As a reminder, the primary goal of gathering feedback is to learn things about the design or implementation that we don’t already know.  This could be bug reports, experience reports, code review, careful analysis, novel alternatives, etc.    And the best feedback usually comes from using the feature “in anger” — trying to actually write code with it.  (“Some people would prefer a different syntax” or “some people would prefer we focused on string interpolation only” fall squarely in the “things we already knew” camp.)

In the course of using this feature in the `jextract` project, we did learn quite a few things we didn’t already know, and this was conclusive enough that it has motivated us to adjust our approach in this feature.  Specifically, the role of processors is “outsized” to the value they offer, and, after further exploration, we now believe it is possible to achieve the goals of the feature without an explicit “processor” abstraction at all!  This is a very positive development.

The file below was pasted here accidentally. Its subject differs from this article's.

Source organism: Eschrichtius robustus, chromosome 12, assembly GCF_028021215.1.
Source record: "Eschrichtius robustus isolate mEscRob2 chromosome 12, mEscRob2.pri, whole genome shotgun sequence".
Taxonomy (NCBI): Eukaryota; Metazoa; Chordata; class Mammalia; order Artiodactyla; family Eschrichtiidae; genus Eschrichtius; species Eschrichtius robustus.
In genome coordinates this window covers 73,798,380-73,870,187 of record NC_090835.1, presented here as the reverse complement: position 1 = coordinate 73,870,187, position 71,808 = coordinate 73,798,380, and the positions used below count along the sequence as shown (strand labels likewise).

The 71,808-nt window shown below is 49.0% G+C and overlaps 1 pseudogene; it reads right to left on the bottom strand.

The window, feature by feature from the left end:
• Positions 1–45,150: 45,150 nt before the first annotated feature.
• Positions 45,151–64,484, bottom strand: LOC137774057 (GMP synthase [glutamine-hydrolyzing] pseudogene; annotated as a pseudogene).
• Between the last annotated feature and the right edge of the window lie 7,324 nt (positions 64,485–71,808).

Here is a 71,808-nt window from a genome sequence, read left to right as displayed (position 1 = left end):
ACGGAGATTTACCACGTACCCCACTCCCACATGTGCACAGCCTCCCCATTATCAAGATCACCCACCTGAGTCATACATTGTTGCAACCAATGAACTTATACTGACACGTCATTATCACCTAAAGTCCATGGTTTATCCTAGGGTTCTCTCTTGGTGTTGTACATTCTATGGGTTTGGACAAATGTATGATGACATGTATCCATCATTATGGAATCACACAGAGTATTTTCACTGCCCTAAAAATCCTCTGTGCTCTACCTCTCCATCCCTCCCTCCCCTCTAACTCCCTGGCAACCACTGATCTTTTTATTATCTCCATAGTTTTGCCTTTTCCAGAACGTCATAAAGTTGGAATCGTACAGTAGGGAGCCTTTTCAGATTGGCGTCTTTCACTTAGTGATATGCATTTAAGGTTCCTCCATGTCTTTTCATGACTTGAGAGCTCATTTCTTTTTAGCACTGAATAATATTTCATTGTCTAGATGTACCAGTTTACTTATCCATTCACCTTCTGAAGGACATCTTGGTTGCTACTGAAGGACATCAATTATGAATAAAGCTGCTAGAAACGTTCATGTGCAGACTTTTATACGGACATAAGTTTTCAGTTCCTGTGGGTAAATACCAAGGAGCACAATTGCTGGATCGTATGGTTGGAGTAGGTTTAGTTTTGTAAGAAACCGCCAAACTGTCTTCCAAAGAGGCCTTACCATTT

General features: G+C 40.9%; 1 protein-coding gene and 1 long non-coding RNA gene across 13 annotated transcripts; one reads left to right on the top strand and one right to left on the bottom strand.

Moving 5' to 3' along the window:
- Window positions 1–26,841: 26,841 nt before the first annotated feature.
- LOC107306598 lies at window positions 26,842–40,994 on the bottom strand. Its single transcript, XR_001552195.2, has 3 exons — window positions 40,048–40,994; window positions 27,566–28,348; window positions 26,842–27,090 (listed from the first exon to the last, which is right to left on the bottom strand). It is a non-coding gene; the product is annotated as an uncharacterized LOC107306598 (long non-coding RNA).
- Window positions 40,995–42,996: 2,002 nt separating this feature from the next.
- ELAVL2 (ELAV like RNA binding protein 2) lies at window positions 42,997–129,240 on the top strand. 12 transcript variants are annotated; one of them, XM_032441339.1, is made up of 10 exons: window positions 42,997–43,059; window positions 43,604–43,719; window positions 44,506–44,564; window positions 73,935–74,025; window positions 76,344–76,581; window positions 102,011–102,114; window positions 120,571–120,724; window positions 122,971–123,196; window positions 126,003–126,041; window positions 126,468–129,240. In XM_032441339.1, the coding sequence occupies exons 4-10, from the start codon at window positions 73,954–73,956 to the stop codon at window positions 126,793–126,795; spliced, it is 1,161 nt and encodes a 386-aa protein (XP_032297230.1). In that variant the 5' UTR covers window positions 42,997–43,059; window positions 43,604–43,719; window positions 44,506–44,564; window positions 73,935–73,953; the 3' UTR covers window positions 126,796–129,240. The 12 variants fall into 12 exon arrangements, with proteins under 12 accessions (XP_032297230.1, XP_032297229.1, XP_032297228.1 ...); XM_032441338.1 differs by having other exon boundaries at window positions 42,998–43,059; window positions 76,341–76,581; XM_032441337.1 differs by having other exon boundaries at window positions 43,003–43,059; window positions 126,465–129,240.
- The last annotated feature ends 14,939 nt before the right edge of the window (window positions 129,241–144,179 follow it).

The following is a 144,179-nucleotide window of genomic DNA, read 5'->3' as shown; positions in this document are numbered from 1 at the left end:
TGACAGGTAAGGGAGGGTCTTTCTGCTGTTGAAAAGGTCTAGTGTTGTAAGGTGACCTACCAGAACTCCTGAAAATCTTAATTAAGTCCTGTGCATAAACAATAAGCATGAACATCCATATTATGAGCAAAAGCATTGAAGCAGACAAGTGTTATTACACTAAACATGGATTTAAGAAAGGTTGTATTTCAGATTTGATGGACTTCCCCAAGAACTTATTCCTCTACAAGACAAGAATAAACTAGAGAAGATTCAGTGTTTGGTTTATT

First, I want to affirm that that the goals of the project have not changed.  From JEP 459:


• Simplify the writing of Java programs by making it easy to express strings that include values computed at run time.
• Enhance the readability of expressions that mix text and expressions, whether the text fits on a single source line (as with string literals) or spans several source lines (as with text blocks).
• Improve the security of Java programs that compose strings from user-provided values and pass them to other systems (e.g., building queries for databases) by supporting validation and transformation of both the template and the values of its embedded expressions.
• Retain flexibility by allowing Java libraries to define the formatting syntax used in string templates.
• Simplify the use of APIs that accept strings written in non-Java languages (e.g., SQL, XML, and JSON).